dimanche, juillet 05, 2015

GA Ponsonby: London Calling: The missing chapters - Debates, Diplomacy and Dunfermline

London Calling: 
The missing chapters - 
Debates, Diplomacy and Dunfermline
by GA Ponsonby

The following was intended to be chapter 3 in my book 'London Calling: How the BBC stole the Referendum'. It was eventually removed as part of the sub-editing process. I have reproduced it here and hope you find the contents thought provoking.

[...] Another seldom highlighted issue which led to an erosion of trust between the BBC and significant sections of the Scottish population were the well-documented links between the broadcaster and the Labour party. The head of news and current affairs at BBC Scotland prior to and during the referendum campaign is a former Labour party member.

John Boothman has been a key figure at BBC Scotland for years. His partner is former Labour MSP and ex-Health Minister Susan Deacon. He was handed the role of heading the news and current affairs department at the BBC's Scottish unit despite once having been reprimanded for seeking to provide media training for Labour party candidates. Also reprimanded was Tom Connor who would go on to take up a position in charge of online news for BBC Scotland.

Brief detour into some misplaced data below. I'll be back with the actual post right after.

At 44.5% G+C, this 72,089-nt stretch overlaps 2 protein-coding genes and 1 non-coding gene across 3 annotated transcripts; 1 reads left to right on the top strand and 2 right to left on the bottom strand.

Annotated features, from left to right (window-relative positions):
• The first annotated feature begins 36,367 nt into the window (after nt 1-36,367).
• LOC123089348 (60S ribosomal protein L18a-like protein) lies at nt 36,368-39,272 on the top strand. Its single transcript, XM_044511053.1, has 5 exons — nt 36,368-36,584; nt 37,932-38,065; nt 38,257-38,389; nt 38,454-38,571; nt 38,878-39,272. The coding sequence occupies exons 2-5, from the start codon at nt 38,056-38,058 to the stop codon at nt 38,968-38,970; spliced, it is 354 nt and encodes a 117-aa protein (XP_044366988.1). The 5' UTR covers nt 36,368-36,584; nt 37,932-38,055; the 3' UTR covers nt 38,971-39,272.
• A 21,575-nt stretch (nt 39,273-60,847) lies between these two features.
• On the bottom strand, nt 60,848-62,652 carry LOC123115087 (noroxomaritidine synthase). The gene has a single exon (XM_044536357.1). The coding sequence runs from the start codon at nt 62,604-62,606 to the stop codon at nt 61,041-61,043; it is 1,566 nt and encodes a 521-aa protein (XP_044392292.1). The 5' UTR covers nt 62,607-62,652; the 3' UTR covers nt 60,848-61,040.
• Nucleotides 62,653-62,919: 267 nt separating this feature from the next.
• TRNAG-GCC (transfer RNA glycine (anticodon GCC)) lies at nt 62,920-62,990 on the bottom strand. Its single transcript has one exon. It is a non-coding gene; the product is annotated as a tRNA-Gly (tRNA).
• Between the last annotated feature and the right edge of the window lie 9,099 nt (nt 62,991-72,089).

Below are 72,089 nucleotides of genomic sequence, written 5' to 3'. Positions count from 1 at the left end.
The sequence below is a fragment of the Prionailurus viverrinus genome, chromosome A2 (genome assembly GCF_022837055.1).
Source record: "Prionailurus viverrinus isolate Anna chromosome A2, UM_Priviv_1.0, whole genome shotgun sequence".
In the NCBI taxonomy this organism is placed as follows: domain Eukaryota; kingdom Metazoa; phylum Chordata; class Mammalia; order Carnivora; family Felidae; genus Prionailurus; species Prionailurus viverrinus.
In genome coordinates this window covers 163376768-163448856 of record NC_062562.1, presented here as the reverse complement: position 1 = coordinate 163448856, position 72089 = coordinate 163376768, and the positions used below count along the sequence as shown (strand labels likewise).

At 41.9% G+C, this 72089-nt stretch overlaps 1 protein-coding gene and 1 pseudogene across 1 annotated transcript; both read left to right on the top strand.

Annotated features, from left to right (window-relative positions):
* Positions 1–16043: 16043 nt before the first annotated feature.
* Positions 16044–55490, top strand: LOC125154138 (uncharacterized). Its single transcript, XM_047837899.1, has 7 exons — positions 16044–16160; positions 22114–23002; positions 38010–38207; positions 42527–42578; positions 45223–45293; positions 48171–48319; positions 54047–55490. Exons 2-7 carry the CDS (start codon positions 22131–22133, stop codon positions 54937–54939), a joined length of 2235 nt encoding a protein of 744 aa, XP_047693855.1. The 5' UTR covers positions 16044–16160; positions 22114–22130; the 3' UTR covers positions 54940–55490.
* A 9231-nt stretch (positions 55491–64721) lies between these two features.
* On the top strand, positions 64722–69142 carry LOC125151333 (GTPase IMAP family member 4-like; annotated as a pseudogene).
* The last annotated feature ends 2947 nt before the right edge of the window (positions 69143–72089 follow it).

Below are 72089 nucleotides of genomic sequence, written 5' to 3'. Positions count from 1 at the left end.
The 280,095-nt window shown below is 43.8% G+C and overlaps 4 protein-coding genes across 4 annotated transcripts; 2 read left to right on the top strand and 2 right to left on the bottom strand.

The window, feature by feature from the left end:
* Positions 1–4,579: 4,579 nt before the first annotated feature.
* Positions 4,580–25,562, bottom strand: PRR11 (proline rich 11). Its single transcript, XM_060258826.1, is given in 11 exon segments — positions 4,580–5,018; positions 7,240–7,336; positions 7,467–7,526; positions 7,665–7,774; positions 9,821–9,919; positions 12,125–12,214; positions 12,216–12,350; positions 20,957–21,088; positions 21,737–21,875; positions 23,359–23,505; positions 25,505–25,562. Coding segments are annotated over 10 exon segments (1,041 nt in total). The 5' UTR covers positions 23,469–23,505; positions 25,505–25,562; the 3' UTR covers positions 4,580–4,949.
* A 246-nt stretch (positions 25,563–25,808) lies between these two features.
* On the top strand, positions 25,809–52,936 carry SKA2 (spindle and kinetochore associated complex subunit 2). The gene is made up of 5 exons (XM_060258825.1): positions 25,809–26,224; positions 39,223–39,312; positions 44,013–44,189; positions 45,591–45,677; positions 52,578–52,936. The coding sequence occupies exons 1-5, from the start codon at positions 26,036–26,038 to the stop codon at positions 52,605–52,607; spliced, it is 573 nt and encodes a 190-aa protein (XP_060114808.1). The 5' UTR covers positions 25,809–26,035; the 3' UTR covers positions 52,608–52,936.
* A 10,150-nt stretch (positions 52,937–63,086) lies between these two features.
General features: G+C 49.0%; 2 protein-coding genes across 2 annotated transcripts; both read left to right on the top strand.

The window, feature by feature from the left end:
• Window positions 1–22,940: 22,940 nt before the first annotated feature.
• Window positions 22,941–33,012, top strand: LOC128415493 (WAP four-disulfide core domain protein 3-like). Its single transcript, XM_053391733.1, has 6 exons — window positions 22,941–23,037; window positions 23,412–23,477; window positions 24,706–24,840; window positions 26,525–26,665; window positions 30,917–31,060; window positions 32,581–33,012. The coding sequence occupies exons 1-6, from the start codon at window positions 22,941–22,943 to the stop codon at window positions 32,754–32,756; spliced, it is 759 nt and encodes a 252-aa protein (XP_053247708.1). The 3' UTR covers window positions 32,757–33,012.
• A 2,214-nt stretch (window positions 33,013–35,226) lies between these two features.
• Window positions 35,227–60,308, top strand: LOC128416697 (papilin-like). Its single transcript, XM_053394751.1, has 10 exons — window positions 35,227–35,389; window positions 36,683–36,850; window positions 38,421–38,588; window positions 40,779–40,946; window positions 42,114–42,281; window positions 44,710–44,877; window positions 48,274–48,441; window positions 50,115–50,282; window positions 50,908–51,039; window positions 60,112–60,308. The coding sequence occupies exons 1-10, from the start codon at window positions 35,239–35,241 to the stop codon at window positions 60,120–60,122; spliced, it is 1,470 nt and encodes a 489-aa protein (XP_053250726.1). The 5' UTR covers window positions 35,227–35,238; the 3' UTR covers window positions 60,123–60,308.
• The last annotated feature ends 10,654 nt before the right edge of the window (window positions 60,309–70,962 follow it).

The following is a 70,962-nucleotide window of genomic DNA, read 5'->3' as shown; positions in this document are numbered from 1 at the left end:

In 1979 Boothman was Chairperson of Strathclyde University Labour Club. In 1980 he was Chairperson of the Scottish Organisation of Labour Students. He was also Chairperson of the National (UK) Organisation of Labour Students in 1981. Prior to heading BBC Scotland's news and current affairs department, Boothman had a senior position within BBC Scotland's parliamentary unit.

In October 2013 at the height of the referendum campaign Boothman was accused of acting at the behest of a special advisor to the Scottish Labour party who it was claimed regularly complained about the political content of BBC Scotland programmes. According to a former BBC broadcaster Derek Bateman, BBC Scotland’s head of news and current affairs questioned the political output of radio broadcasts after receiving complaints from Paul Sinclair.

Sinclair was the special advisor to then Scottish Labour leader Johann Lamont. According to Bateman, Sinclair was said to have had a special relationship with Mr Boothman through both men’s links with the Labour party. Sinclair regularly contacted the Boothman directly to complain about political coverage. According to Bateman, Sinclair and Boothman developed an unhealthy relationship, with the Labour advisor calling the shots.


How the BBC Stole the Referendum 
by GA Ponsonby